Colorectal cancer is a malignancy that affects the colon and rectum. There are various grades and stages of colorectal cancer according to its aggressiveness and spread to other organs.
The most recent cancer statistics in Malaysia have categorised colorectal cancer as the most common cancer in males and the second most common in females.
The incidence increases with age and males have a slightly higher risk of developing colorectal cancer. The incidence is highest among the Chinese for both sexes. Most colorectal cancers start as a growth on the inner lining of the colon or rectum. These growths are called polyps.
Some polyps can turn into cancer over time (usually many years), but not all polyps become cancer. The chance of a polyp turning into cancer depends on the type of polyp that is discovered during screening and pathological examination.
Adenomatous and serrated polyps have the potential to turn into cancer while hyperplastic polyps are benign with no malignant potential.
Most colorectal cancers are adenocarcinomas. When cancer develops from a polyp, it grows or penetrates the wall of the colon or rectum over time. The wall of the colon and rectum is made up of many layers akin to an onion.
Colorectal cancer begins in the innermost layer (the mucosa) and grows outwards through the layers. Cancer cells can grow into blood vessels or lymph vessels (tiny channels within the bowel) and thereafter can spread to nearby lymph nodes or other parts of the body.
A local invasion means the cancer has penetrated the bowel wall into neighbouring organs. An example is a cancer involving the sigmoid colon or rectum that has spread into the bladder. Distant spread relates to metastases to other organs such as the liver or lungs.
Many colorectal cancers are acquired gene mutations, meaning that they occur at a particular period during a person’s lifetime and are not passed on to their children.
- Altered bowel habits such as unexplained constipation and diarrhoea or passage of loose stools that is persistent
- Rectal bleeding
- Passage of mucus
- Anergia or low energy levels
- Unexplained weight loss
- Abdominal pain – persistent abdominal discomfort, such as cramps or distension and bloating
- A feeling that your bowel doesn’t empty completely
Several risk factors may predispose one towards an increased risk of developing colorectal cancer.
- Diet – high consumption of red meat and processed food, low fibre, and high-fat diets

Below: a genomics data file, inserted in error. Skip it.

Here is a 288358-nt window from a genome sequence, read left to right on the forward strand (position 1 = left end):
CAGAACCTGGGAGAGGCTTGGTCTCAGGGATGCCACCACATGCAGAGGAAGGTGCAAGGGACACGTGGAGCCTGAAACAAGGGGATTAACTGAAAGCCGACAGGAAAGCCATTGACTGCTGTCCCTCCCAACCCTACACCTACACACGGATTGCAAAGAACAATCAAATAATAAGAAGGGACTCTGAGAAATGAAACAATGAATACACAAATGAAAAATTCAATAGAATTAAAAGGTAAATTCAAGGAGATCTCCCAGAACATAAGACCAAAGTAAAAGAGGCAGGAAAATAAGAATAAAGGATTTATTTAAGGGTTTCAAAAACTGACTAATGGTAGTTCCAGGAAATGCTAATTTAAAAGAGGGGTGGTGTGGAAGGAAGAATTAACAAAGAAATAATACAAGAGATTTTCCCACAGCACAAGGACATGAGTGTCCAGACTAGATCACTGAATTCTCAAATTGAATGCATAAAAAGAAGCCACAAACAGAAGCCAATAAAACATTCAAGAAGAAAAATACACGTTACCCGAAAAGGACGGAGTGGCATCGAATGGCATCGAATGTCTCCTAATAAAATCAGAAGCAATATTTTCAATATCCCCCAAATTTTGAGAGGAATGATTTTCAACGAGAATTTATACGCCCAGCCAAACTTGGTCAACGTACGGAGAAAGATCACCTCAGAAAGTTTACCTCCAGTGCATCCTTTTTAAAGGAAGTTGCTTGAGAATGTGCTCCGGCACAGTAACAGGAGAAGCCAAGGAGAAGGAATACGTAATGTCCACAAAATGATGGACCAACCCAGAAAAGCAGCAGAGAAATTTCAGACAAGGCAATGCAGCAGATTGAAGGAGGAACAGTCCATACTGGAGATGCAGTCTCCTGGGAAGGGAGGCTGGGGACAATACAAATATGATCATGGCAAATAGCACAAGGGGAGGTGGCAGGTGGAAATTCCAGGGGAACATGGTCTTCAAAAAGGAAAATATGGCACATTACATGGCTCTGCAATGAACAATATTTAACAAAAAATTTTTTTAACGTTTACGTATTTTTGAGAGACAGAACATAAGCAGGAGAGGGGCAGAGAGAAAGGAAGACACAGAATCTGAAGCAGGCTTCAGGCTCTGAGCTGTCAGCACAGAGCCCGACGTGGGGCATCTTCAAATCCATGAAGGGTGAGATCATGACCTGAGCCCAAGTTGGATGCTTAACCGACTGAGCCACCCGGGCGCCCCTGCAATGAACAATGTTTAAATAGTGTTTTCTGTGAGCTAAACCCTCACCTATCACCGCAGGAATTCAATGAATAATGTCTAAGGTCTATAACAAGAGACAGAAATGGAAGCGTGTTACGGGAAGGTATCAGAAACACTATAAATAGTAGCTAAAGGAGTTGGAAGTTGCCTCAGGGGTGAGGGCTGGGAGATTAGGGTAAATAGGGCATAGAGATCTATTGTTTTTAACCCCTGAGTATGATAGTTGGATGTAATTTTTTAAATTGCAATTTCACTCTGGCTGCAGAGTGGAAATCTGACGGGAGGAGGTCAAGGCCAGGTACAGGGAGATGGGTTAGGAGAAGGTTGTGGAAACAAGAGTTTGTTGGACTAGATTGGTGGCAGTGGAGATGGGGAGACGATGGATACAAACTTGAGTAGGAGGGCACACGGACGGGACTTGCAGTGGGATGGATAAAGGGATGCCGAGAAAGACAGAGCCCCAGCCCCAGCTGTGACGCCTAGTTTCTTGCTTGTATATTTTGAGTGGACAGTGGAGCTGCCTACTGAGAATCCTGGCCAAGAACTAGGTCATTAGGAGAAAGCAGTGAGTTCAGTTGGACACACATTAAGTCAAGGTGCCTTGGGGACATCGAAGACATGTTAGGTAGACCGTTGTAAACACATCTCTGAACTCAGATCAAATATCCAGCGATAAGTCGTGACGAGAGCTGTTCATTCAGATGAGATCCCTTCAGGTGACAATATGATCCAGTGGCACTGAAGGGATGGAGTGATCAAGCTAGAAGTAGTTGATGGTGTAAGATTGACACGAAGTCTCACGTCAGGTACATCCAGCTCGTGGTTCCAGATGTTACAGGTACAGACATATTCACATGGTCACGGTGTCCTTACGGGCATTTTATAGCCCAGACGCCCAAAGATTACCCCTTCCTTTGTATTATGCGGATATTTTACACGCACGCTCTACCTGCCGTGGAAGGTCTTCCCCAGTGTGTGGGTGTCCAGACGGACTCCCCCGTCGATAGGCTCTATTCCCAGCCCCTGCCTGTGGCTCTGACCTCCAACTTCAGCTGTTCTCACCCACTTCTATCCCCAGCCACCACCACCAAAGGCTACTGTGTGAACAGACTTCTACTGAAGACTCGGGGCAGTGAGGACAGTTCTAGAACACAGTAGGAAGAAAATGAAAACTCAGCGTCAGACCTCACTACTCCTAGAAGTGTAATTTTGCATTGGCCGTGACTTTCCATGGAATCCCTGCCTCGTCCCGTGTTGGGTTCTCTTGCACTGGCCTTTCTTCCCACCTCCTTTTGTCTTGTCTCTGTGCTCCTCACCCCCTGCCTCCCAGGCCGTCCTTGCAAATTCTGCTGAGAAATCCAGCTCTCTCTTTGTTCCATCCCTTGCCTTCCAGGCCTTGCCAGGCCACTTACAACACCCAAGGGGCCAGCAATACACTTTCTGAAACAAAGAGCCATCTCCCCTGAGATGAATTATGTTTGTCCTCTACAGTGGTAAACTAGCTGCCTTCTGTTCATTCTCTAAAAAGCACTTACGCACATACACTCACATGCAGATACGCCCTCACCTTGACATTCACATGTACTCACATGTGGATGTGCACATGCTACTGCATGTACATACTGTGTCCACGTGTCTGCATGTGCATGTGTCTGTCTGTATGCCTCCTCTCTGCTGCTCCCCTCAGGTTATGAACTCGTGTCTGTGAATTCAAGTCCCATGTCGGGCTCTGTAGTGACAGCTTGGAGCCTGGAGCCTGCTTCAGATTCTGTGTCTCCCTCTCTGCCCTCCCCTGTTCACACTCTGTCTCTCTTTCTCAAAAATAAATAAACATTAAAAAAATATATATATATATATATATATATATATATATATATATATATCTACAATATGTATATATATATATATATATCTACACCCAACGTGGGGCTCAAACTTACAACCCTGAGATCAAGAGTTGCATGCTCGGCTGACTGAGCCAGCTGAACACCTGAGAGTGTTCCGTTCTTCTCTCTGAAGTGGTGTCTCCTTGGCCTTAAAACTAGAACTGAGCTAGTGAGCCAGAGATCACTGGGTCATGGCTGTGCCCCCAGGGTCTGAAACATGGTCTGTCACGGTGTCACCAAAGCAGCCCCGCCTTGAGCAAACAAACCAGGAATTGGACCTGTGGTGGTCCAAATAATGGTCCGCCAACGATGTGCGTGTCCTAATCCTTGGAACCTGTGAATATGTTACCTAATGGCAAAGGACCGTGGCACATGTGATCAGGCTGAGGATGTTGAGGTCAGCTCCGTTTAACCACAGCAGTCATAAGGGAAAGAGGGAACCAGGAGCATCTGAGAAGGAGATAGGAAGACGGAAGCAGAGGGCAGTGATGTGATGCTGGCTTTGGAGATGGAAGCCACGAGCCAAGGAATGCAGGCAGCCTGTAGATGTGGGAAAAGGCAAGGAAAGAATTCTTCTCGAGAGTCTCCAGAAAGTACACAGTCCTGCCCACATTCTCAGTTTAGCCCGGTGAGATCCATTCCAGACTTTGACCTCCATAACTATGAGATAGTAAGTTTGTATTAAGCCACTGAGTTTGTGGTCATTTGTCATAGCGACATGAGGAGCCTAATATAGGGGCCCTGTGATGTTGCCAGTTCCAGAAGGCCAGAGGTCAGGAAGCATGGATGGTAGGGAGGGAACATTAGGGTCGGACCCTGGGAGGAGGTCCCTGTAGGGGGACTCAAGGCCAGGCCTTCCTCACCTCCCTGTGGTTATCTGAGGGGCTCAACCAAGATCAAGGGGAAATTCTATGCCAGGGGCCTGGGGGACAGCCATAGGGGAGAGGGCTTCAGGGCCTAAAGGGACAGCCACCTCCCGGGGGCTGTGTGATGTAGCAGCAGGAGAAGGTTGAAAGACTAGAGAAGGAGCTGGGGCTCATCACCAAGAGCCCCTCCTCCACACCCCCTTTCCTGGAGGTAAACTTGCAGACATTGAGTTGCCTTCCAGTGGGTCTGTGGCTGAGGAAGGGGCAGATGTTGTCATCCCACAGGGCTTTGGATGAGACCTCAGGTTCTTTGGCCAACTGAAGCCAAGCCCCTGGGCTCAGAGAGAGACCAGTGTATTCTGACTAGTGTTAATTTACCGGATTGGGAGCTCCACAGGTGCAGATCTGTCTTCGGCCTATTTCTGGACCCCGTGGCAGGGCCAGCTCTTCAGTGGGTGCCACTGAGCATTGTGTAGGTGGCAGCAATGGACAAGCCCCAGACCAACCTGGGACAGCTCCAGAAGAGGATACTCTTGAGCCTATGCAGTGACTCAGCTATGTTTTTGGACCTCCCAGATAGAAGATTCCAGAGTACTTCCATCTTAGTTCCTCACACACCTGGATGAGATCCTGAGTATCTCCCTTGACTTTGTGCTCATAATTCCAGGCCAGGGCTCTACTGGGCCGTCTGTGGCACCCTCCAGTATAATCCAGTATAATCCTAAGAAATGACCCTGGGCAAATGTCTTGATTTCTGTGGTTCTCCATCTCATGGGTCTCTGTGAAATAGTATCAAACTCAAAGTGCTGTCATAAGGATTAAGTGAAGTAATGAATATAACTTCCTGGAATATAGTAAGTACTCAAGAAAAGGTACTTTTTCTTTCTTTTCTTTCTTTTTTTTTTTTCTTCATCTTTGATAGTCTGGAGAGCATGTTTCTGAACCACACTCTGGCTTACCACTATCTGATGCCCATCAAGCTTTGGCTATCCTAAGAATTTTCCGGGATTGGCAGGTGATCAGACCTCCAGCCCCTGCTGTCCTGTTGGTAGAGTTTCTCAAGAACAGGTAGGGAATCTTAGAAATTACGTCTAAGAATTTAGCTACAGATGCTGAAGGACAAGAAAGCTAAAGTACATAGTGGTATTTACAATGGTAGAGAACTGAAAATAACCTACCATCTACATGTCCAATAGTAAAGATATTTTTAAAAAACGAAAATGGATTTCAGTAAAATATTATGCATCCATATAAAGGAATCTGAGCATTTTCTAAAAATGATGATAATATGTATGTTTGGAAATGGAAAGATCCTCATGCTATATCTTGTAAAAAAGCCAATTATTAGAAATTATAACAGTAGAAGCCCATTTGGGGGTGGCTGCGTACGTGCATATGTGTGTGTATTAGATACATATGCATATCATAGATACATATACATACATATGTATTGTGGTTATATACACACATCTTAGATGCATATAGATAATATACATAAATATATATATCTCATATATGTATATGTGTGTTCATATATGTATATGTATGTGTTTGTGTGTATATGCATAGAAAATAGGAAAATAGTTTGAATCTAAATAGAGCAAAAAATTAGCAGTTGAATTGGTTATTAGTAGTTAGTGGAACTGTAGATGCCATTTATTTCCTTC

- Sedentary or inactive lifestyle
- Alcohol consumption
- Background of inflammatory bowel diseases such as Crohn’s disease or ulcerative colitis
Inherited syndromes – some gene mutations passed through the family causing inherited syndromes, such as familial adenomatous polyposis and Lynch syndrome
A family history of colon cancer must be noted. The risk of developing colorectal cancer increases if a blood relative has had the disease. The risk is even greater if more than one family member has had colorectal cancer.
Studies have shown that individuals with type 2 diabetes have a higher risk of developing colorectal cancer. Elevated insulin due to insulin resistance and hyperinsulinaemia, which occurs in the early stages of type 2 diabetes, has been hypothesised to partially explain the proposed type 2 diabetes and colorectal cancer association.
Another potential link between type 2 diabetes and cancer is hyperglycaemia, which can impair the effectiveness of the immune system.
Do a Colonoscopy
Colonoscopy enables visual inspection of the entire large bowel from the distal rectum to the cecum. It remains the gold standard for the detection of polyps and colorectal cancer.
The technology for colonoscopy has evolved to provide a very clear image of the mucosa through a video camera attached to the end of the scope.
Colonoscopy plays an important role in colorectal cancer detection. It can also prevent the development of colorectal cancer as precancerous polyps can be removed during the same examination when they are discovered.
Beginning at age 50, both men and women at average risk of developing colorectal cancer should have a colonoscopy.
Men and women should begin screening earlier and more often if they have a family history of colorectal cancer or polyps, a known family history of inherited colorectal cancer syndromes or a history of Crohn’s Disease.
Eat a healthy and balanced diet. Consume freshly prepared food with an emphasis on fruits, vegetables, and whole grains. Avoid red meat, processed food, and overconsumption of charred or barbecued meat.
- Exercise regularly
- Avoid smoking
- Reduce consumption of alcohol
Consult your family doctor or a specialist if you have any symptoms suggestive of colorectal cancer
Consultant General & Colorectal Surgeon
Gleneagles Hospital Kuala Lumpur